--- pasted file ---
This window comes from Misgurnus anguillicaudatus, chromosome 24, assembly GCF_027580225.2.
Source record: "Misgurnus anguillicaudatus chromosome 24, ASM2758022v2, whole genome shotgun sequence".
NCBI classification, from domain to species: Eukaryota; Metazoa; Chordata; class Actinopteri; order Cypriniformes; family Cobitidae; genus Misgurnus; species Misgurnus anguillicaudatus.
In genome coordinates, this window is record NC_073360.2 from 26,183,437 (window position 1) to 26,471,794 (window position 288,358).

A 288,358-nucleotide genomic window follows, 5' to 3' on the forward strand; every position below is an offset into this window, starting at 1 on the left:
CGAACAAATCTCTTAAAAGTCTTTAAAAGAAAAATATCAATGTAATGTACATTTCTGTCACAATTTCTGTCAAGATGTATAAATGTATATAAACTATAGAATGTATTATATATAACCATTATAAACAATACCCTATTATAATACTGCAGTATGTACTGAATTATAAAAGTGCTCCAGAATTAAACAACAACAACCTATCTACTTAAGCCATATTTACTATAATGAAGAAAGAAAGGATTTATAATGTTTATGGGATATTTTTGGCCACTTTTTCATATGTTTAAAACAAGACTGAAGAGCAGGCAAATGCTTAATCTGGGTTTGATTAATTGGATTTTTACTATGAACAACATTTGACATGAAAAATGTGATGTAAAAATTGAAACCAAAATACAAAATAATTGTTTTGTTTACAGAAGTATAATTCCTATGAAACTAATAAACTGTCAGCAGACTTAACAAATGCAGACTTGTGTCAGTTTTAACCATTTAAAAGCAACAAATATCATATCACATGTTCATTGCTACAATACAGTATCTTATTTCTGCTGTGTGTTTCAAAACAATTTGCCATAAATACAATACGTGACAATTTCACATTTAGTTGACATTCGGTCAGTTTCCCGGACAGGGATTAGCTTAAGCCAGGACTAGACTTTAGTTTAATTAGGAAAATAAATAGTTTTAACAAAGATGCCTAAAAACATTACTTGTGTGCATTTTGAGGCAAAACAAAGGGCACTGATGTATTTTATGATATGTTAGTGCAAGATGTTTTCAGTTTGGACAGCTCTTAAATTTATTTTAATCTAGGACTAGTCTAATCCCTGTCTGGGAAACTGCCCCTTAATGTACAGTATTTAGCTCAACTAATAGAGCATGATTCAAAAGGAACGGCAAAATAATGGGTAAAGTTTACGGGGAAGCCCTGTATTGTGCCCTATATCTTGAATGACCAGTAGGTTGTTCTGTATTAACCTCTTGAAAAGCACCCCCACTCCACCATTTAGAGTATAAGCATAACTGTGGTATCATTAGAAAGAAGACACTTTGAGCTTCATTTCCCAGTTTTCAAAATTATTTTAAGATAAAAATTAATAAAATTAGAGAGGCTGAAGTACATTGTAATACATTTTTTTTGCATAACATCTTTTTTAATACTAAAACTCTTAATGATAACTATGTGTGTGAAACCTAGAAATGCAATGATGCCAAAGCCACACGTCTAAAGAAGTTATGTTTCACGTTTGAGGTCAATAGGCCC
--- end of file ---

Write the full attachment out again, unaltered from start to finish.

This window comes from Misgurnus anguillicaudatus, chromosome 24, assembly GCF_027580225.2.
Source record: "Misgurnus anguillicaudatus chromosome 24, ASM2758022v2, whole genome shotgun sequence".
NCBI classification, from domain to species: Eukaryota; Metazoa; Chordata; class Actinopteri; order Cypriniformes; family Cobitidae; genus Misgurnus; species Misgurnus anguillicaudatus.
In genome coordinates, this window is record NC_073360.2 from 26,183,437 (window position 1) to 26,471,794 (window position 288,358).

A 288,358-nucleotide genomic window follows, 5' to 3' on the forward strand; every position below is an offset into this window, starting at 1 on the left:
CGAACAAATCTCTTAAAAGTCTTTAAAAGAAAAATATCAATGTAATGTACATTTCTGTCACAATTTCTGTCAAGATGTATAAATGTATATAAACTATAGAATGTATTATATATAACCATTATAAACAATACCCTATTATAATACTGCAGTATGTACTGAATTATAAAAGTGCTCCAGAATTAAACAACAACAACCTATCTACTTAAGCCATATTTACTATAATGAAGAAAGAAAGGATTTATAATGTTTATGGGATATTTTTGGCCACTTTTTCATATGTTTAAAACAAGACTGAAGAGCAGGCAAATGCTTAATCTGGGTTTGATTAATTGGATTTTTACTATGAACAACATTTGACATGAAAAATGTGATGTAAAAATTGAAACCAAAATACAAAATAATTGTTTTGTTTACAGAAGTATAATTCCTATGAAACTAATAAACTGTCAGCAGACTTAACAAATGCAGACTTGTGTCAGTTTTAACCATTTAAAAGCAACAAATATCATATCACATGTTCATTGCTACAATACAGTATCTTATTTCTGCTGTGTGTTTCAAAACAATTTGCCATAAATACAATACGTGACAATTTCACATTTAGTTGACATTCGGTCAGTTTCCCGGACAGGGATTAGCTTAAGCCAGGACTAGACTTTAGTTTAATTAGGAAAATAAATAGTTTTAACAAAGATGCCTAAAAACATTACTTGTGTGCATTTTGAGGCAAAACAAAGGGCACTGATGTATTTTATGATATGTTAGTGCAAGATGTTTTCAGTTTGGACAGCTCTTAAATTTATTTTAATCTAGGACTAGTCTAATCCCTGTCTGGGAAACTGCCCCTTAATGTACAGTATTTAGCTCAACTAATAGAGCATGATTCAAAAGGAACGGCAAAATAATGGGTAAAGTTTACGGGGAAGCCCTGTATTGTGCCCTATATCTTGAATGACCAGTAGGTTGTTCTGTATTAACCTCTTGAAAAGCACCCCCACTCCACCATTTAGAGTATAAGCATAACTGTGGTATCATTAGAAAGAAGACACTTTGAGCTTCATTTCCCAGTTTTCAAAATTATTTTAAGATAAAAATTAATAAAATTAGAGAGGCTGAAGTACATTGTAATACATTTTTTTTGCATAACATCTTTTTTAATACTAAAACTCTTAATGATAACTATGTGTGTGAAACCTAGAAATGCAATGATGCCAAAGCCACACGTCTAAAGAAGTTATGTTTCACGTTTGAGGTCAATAGGCCC